Now imagine doing this 10 times for each scope, it would be silly.  Putting these additional settings under Server Options is the best way to go.  Then repeat this procedure on the second DHCP server doing everything the same.  The only difference is that the host range will be 110-219 instead of 10-109 on the first DHCP server.  Some of you astute readers at this point may be wondering how to actually bind all the different scopes to their respective network IDs.  The answer is surprisingly simple, nothing!  When you created the scopes, you had to define the separate IP ranges of all the corresponding scopes it should operate in.  That alone is enough configuration to match up the scopes with the subnets they will serve.  When the DHCP server receives the DHCP forwarded request from the DHCP relay agent (or IP Helper), it simply examines the source IP of the DHCP relay agent that forwarded the request, then matches it up to the scope that serves the subnet of the DHCP relay agent and grants an IP-configuration-set back to the relay agent.  Then that IP-configuration-set is passed on by the DHCP relay agent to the original client that made the DHCP request in the first place.

Then finally after all that, be sure you “activate” your DHCP servers and authorize them by right clicking on the DHCP server and choosing “authorize”.  Once authorized and activated, you have just set up a two DHCP servers to serve 10 separate subnets with the aid of a single layer 3 switch.  Note that this type of infrastructure is extremely scalable and could just as easily serve 1000 scopes if needed.  A DHCP server only has to do one transaction per user per week so even 1000 scopes is not a lot of work for a slow 486 computer.

Be aware that this type of architecture absolutely mandates a good DNS and WINS infrastructure.  You cannot rely on the old broadcast discovery techniques like you could under a flat subnet where everyone lived.  But that is a great performance advantage and puts less reliance on luck when using broadcast and prey for a response.  But rest assure that having a disciplined TCP/IP name resolution infrastructure will pay great dividends when all the inconsistencies and mysteries of legacy style Windows networking disappears.

Using MAC address “security” on DHCP:

You can set up casual “security” for your network by only issuing IP addresses with pre-reserved MAC addresses.  The reason I say that sarcastically is because it is security through obscurity.  It can only be used for casual security because it is based on the honor system.  MAC addresses can be changed on any network adapter within seconds.  Your MAC address is what you declare it to be.  This is the same reason why MAC addresses can’t really secure wireless networks because it is so easy to forge.  The other problem with this “Security” scheme is that even if you don’t assign some one an IP address, that doesn’t mean they can’t just simply type in an IP address manually and still participate on your network.  Additionally, maintaining a 12 digit hex number gets to be quite cumbersome for a thousand users.  This technique keeps the non technical person out, but it has no security capabilities beyond that.  Real security needs to be handled at the switch level with 802.1x and EAP.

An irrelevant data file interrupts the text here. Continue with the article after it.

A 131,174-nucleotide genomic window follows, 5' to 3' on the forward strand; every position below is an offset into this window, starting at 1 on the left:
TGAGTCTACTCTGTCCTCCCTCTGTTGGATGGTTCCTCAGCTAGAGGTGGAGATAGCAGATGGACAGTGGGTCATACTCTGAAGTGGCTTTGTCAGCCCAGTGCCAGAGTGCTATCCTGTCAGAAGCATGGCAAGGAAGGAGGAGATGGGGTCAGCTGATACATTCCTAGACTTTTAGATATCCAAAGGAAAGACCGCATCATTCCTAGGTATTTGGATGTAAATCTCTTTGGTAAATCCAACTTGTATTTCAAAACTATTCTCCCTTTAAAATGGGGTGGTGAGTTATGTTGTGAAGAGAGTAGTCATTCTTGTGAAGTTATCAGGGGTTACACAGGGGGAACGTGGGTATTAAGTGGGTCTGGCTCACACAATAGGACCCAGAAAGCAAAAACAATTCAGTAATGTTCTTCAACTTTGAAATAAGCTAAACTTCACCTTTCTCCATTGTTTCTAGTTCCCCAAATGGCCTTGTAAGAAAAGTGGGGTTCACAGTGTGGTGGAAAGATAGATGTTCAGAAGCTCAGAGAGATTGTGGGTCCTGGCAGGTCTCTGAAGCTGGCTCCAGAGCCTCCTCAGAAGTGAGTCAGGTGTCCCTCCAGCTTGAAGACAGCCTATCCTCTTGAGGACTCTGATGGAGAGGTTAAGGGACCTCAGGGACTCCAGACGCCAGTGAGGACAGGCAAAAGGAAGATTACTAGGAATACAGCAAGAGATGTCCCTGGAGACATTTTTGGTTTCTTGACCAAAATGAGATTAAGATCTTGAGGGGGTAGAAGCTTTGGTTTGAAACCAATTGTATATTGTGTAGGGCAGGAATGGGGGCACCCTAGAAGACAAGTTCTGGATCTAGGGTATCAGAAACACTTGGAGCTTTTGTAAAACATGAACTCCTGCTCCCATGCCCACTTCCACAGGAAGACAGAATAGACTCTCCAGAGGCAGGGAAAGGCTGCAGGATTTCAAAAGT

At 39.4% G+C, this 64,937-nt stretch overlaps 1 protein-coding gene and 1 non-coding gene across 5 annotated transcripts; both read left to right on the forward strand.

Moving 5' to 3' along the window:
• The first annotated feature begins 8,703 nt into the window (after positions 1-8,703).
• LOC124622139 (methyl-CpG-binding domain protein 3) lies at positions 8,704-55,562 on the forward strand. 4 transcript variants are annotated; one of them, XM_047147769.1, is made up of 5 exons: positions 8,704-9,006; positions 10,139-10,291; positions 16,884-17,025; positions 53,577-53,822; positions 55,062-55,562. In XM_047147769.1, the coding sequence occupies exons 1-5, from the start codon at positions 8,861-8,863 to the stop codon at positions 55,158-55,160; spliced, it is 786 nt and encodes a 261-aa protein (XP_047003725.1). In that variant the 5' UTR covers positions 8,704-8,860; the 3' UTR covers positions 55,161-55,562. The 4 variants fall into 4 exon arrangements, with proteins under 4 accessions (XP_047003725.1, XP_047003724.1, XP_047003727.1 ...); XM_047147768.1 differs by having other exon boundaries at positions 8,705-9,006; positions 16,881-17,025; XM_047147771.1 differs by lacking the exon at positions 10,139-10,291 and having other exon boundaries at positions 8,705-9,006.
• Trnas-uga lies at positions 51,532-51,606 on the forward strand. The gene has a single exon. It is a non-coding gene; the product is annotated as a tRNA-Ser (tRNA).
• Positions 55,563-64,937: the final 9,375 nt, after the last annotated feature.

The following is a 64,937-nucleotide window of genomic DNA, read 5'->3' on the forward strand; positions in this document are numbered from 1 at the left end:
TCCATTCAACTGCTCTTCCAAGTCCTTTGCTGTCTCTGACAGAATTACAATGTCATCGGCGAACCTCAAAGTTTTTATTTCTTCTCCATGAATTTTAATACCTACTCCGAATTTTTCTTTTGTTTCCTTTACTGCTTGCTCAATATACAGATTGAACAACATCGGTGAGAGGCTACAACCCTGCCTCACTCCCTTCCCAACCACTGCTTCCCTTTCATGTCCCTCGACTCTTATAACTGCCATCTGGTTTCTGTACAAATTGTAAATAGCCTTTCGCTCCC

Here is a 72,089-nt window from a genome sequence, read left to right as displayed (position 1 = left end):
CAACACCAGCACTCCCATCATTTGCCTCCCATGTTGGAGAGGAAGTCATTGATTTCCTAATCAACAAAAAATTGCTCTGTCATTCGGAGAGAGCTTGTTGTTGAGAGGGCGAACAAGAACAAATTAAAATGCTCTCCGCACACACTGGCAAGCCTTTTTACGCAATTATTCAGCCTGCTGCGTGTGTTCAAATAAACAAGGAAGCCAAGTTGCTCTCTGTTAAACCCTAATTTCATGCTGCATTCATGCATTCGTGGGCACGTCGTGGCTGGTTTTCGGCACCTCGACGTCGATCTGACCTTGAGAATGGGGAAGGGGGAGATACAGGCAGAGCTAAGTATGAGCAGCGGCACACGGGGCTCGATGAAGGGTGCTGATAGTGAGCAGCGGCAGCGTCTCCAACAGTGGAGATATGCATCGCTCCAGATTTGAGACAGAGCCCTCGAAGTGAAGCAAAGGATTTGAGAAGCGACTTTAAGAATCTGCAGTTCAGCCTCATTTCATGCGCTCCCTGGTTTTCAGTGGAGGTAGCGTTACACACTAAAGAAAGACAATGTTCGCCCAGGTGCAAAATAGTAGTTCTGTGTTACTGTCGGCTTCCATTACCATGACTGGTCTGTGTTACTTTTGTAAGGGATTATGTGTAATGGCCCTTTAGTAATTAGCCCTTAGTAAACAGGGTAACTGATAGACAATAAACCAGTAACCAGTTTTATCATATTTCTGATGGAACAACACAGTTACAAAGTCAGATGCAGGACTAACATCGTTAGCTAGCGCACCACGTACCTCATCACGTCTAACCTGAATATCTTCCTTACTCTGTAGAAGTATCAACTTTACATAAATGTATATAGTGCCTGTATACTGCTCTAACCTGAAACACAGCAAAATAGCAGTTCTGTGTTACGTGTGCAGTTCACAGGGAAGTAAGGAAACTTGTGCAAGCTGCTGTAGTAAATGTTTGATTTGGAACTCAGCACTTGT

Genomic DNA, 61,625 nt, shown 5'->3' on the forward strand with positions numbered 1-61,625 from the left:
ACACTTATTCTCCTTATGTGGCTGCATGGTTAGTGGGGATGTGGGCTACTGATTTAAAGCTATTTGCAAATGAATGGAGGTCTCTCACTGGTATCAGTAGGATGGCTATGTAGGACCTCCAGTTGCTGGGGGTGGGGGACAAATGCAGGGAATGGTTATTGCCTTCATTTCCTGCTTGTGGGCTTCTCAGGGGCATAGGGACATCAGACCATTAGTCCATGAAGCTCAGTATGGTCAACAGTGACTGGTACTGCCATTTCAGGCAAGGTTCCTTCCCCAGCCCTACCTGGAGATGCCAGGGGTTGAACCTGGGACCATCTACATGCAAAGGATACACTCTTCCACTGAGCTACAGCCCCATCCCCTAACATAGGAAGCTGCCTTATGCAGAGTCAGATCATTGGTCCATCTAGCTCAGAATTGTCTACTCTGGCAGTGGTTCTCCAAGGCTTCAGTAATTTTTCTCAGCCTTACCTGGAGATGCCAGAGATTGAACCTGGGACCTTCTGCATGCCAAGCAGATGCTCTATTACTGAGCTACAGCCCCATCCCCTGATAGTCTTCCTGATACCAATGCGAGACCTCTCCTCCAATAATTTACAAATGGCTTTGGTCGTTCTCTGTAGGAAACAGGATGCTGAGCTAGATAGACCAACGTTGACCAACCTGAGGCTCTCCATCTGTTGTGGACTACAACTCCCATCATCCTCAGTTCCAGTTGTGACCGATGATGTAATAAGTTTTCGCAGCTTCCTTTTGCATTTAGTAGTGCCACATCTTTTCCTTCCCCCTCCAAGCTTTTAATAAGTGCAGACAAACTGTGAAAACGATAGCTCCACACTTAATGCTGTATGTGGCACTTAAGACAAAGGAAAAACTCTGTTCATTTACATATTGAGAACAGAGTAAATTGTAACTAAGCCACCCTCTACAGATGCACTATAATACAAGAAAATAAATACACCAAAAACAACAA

Advanced Switches with 802.1x Port Based Access Control and EAP:

Some advanced switches like the Cisco Catalyst 6500 supports 802.1x port based access control and extensible authentication protocol.  Basically, this means no authentication no access.  The Ethernet port remains closed until you authenticated successfully over EAP.  Unlike the previous method discussed using MAC reservations on the DHCP server, you can’t just forge the MAC address or even manually enter an IP address.  Either hack is useless when 802.1x/EAP is employed on the access switch.  When 802.1x is employed, a client connecting to a port on the switch must support the 802.1x protocol.  Currently, Windows XP is the only operating system that natively supports 802.1x but Microsoft is promising 802.1x support for legacy operating systems like 98, NT, and 2000 by the end of 2002.  Basically, when the 802.1x capable client connects to the switch, it must send EAP credentials to the switch.  The switch then forwards the EAP message to the RADIUS (Remote Authentication Dial-In User Service) server.  If the RADIUS server accepts the credentials, it will respond with an EAP success message to the Switch.  Only then will the Switch transition the port to an open state and then permit DHCP requests and full network participation.  Additionally, this same RADIUS infrastructure can be used to provide enterprise grade wireless security.

For more information on 802.1x and Cisco Switches, see this Cisco configuration guide for port based authentication.

Conclusion:

All the old concepts and ideas on hubs, switches, routers, and DHCP servers have been revolutionized by this new approach.  Not only are we able to create a more manageable and robust DHCP and Network infrastructure, we are able to do it with less money, equipment, and time.  It is simply a matter of taking advantage of what new technology has to offer.

2 thoughts on “Building a Redundant and Manageable DHCP infrastructure”

  1. Another option is to simply use the DHCP server built into most routers and layer 3 switches. Cisco IOS DHCP is reliable and quite easy to use if you are comfortable with the command line.
    This way, if you have a melt down in your server room, DCHP is still available as it is part of the insfrastructure.

    1. The problem with using the switches or routers is that it’s not centralized. When you have one central DHCP server, it’s easy to find any dynamic IP address in the company. Furthermore, the DHCP can update the dynamic names in Active Directory.